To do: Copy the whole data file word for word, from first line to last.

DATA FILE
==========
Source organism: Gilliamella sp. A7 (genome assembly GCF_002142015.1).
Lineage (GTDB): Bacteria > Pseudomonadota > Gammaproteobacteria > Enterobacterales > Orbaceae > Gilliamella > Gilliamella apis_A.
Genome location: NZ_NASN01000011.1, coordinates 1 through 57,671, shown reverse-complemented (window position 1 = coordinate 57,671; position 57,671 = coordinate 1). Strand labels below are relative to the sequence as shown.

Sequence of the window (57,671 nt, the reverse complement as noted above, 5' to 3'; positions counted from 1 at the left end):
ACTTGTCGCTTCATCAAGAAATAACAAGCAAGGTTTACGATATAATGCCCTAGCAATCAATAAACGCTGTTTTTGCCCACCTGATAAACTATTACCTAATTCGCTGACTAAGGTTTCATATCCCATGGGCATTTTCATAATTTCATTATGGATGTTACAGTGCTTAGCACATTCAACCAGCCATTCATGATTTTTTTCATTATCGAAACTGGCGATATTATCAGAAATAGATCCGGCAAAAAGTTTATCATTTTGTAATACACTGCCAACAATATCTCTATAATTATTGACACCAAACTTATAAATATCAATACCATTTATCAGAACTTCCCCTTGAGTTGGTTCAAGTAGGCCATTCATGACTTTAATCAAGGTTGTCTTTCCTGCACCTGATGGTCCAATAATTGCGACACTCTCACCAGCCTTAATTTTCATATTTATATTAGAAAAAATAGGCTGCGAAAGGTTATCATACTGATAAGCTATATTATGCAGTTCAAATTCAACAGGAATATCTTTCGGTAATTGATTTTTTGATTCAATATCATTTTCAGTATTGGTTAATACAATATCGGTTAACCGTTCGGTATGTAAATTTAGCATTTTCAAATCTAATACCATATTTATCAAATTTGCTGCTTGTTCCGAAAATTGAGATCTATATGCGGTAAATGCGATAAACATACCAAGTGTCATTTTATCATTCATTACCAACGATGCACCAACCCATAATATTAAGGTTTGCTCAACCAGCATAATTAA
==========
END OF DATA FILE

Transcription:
Source organism: Gilliamella sp. A7 (genome assembly GCF_002142015.1).
Lineage (GTDB): Bacteria > Pseudomonadota > Gammaproteobacteria > Enterobacterales > Orbaceae > Gilliamella > Gilliamella apis_A.
Genome location: NZ_NASN01000011.1, coordinates 1 through 57,671, shown reverse-complemented (window position 1 = coordinate 57,671; position 57,671 = coordinate 1). Strand labels below are relative to the sequence as shown.

Sequence of the window (57,671 nt, the reverse complement as noted above, 5' to 3'; positions counted from 1 at the left end):
ACTTGTCGCTTCATCAAGAAATAACAAGCAAGGTTTACGATATAATGCCCTAGCAATCAATAAACGCTGTTTTTGCCCACCTGATAAACTATTACCTAATTCGCTGACTAAGGTTTCATATCCCATGGGCATTTTCATAATTTCATTATGGATGTTACAGTGCTTAGCACATTCAACCAGCCATTCATGATTTTTTTCATTATCGAAACTGGCGATATTATCAGAAATAGATCCGGCAAAAAGTTTATCATTTTGTAATACACTGCCAACAATATCTCTATAATTATTGACACCAAACTTATAAATATCAATACCATTTATCAGAACTTCCCCTTGAGTTGGTTCAAGTAGGCCATTCATGACTTTAATCAAGGTTGTCTTTCCTGCACCTGATGGTCCAATAATTGCGACACTCTCACCAGCCTTAATTTTCATATTTATATTAGAAAAAATAGGCTGCGAAAGGTTATCATACTGATAAGCTATATTATGCAGTTCAAATTCAACAGGAATATCTTTCGGTAATTGATTTTTTGATTCAATATCATTTTCAGTATTGGTTAATACAATATCGGTTAACCGTTCGGTATGTAAATTTAGCATTTTCAAATCTAATACCATATTTATCAAATTTGCTGCTTGTTCCGAAAATTGAGATCTATATGCGGTAAATGCGATAAACATACCAAGTGTCATTTTATCATTCATTACCAACGATGCACCAACCCATAATATTAAGGTTTGCTCAACCAGCATAATTAA